I always pray that those who’ve been given a gift by God, will not only use it, but let others benefit by it as well. The writer’s gift of writing is what I work for. The writer is just the venue (and the one paying the bill). The writer is the vehicle through which the writing (story, memoir, poem—in other words, the message) is passed on to those who read it. That’s why writers need to put their fragile egos aside so others can read what God has given them to say, to write.

And if I can help you write, edit, publish it, I’m thrilled and honored. That’s what I do. I help give life to stories that need to be shared. We do it together. And how delighted I am when one of you decides it’s worth the work, and you’re all in, for working on your writing so it can be at its best (the way we clean and dress up our children before we present them to others), with the goal of letting them go out into the world to be appreciated for their gifts by others.

As I’ve said, but can’t say enough, it’s frustrating when people of true talent lock away their art and craft (manuscripts, artwork, whatever they create) and stubbornly fight this kind of encouragement, even seem to resent it.

So There You Have It.

Here’s the point: I’m delighted with students invested in their writing wholeheartedly (like the no-fear, non-ego writers listed above did) because that makes my job of helping clients bring their writing to professional publication standard so much easier and more enjoyable. It can get old to constantly try to convince writers their stories, memoirs, essays, poems are worth publishing, whether as a book or blog posts (or both) when I know from years of professional experience and education that it’s true.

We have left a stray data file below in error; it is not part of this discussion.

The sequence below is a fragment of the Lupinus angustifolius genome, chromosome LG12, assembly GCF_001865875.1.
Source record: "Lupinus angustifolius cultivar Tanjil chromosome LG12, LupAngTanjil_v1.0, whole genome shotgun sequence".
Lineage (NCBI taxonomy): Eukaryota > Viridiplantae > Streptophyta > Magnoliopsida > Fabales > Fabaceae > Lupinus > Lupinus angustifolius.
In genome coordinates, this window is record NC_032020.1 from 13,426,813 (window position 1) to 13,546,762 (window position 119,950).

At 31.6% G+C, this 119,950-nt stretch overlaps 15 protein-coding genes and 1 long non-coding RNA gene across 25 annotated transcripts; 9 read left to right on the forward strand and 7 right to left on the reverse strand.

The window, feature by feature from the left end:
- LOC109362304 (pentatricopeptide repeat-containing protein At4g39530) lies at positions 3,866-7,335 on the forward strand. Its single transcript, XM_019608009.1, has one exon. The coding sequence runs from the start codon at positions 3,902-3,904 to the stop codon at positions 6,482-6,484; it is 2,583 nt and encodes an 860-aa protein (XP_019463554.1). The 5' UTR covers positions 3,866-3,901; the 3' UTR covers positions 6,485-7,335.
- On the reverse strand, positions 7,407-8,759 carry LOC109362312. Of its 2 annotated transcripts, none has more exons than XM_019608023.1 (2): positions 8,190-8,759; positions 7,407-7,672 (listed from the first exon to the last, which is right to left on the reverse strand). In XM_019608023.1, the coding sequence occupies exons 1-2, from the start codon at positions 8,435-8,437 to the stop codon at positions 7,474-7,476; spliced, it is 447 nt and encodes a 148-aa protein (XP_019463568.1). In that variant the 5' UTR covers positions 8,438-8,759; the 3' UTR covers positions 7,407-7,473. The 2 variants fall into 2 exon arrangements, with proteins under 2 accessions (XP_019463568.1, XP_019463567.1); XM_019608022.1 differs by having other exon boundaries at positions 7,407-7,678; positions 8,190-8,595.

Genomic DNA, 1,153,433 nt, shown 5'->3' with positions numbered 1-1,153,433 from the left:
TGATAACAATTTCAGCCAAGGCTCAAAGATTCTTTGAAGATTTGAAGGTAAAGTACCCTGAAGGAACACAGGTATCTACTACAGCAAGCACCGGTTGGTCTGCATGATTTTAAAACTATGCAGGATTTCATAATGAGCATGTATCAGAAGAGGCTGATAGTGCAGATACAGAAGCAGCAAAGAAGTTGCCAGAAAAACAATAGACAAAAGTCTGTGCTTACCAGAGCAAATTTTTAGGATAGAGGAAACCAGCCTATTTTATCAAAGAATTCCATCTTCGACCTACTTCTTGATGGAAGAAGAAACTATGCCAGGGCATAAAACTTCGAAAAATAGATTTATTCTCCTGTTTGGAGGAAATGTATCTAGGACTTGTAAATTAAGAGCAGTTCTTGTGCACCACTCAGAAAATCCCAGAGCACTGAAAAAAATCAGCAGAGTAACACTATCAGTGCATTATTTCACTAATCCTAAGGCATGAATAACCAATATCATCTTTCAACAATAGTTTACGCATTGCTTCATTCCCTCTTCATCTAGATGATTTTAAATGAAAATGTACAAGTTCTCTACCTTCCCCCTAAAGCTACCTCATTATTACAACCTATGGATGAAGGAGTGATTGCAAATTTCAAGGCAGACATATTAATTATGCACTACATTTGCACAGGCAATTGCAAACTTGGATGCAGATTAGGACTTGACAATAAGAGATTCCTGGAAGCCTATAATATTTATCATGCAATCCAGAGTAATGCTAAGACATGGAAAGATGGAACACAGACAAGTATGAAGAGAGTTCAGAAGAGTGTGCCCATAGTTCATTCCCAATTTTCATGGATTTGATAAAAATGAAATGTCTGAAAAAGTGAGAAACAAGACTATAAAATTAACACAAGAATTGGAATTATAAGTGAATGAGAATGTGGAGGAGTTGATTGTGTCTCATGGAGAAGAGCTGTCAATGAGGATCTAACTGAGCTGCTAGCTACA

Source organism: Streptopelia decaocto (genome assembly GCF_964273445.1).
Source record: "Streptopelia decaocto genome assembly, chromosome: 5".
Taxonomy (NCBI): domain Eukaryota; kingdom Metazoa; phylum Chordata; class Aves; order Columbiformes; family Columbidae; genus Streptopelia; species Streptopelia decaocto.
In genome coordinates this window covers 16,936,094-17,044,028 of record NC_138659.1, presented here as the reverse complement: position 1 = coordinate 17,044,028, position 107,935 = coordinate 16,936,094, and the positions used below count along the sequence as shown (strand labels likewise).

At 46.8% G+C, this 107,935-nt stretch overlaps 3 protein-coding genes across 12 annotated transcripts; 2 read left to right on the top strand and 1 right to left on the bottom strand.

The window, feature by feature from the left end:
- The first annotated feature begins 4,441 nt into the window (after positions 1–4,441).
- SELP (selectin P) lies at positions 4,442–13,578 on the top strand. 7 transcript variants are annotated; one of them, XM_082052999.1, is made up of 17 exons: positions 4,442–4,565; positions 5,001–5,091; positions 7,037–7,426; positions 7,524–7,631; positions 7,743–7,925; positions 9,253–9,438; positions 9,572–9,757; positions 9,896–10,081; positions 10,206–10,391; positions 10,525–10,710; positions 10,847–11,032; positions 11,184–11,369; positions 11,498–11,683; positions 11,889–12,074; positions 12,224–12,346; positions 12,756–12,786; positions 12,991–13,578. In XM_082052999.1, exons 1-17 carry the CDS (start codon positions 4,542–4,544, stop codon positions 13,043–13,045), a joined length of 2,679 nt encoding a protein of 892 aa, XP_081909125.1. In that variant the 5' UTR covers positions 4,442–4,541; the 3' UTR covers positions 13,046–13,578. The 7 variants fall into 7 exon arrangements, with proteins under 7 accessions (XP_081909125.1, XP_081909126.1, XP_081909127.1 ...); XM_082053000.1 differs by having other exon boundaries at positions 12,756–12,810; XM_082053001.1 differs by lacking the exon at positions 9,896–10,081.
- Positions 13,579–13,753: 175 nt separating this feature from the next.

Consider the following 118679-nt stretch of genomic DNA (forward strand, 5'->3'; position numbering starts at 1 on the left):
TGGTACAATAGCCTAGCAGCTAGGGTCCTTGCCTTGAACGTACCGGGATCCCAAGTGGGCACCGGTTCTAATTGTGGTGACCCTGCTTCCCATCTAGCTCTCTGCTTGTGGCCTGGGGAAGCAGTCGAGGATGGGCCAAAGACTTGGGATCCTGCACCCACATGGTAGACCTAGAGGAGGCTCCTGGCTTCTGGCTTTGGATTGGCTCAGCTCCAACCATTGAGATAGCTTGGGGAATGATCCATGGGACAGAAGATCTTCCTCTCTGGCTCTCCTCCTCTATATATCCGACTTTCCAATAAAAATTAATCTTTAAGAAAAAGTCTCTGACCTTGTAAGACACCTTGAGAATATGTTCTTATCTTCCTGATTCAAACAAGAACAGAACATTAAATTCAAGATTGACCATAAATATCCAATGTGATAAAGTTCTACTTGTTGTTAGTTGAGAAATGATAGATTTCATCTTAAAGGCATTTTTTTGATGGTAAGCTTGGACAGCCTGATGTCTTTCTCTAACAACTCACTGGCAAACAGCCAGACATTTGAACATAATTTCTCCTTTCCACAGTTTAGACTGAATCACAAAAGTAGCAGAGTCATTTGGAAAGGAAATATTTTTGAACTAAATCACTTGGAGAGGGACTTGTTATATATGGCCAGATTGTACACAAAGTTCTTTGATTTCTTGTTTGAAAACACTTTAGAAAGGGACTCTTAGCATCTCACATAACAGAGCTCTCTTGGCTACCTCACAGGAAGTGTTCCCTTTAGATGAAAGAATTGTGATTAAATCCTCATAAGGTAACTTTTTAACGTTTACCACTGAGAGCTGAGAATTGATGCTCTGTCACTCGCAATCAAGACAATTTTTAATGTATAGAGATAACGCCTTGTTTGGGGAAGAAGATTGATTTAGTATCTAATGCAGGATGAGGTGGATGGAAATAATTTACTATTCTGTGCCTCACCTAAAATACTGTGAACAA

When writers don’t want to do the work and prefer, instead, to argue in defense of their egos (fears) constantly (though they don’t seem to realize that that’s what they’re doing), these fears and unteachable egos get in the way. Then I get the extra job of wasting time and energy (and Writer’s money) placating Writer, so Writing can continue in its best direction in order to come alive on the page. Therefore, the essence of my message to you today, Dear Writer, is as follows:

Dear Writers,

  • Get out of your writing’s way!
  • Stop placating your egos (fears) and feelings.
  • Go ahead and cry if you have to.
  • Stop trying to own the story/poem/essay/memoir; stop trying to keep it locked away, in a drawer, digital file, or inside yourself—What are you afraid of?
  • Realize the writing has a life of its own.
  • It doesn’t belong to you.
  • Its life is not your life.
  • Let it live its own life.
  • Let it go free.
  • Don’t be a helicopter parent to your writing.
  • It will do just fine out there.
  • Trust God.
  • He’s the one who gave you the gift in the first place, for the purpose of your giving it away.
  • Give your gift away.

Thank you for listening. Warm wishes for your writing life ahead.

Your caring teacher,

Valerie Serrano

Blueprint for Memoir or Fiction (and even some Poetry)

  1. What was the status quo?
  2. What happened to change, or destroy that?
  3. How did your main character (you, in a memoir) attempt to resolve it?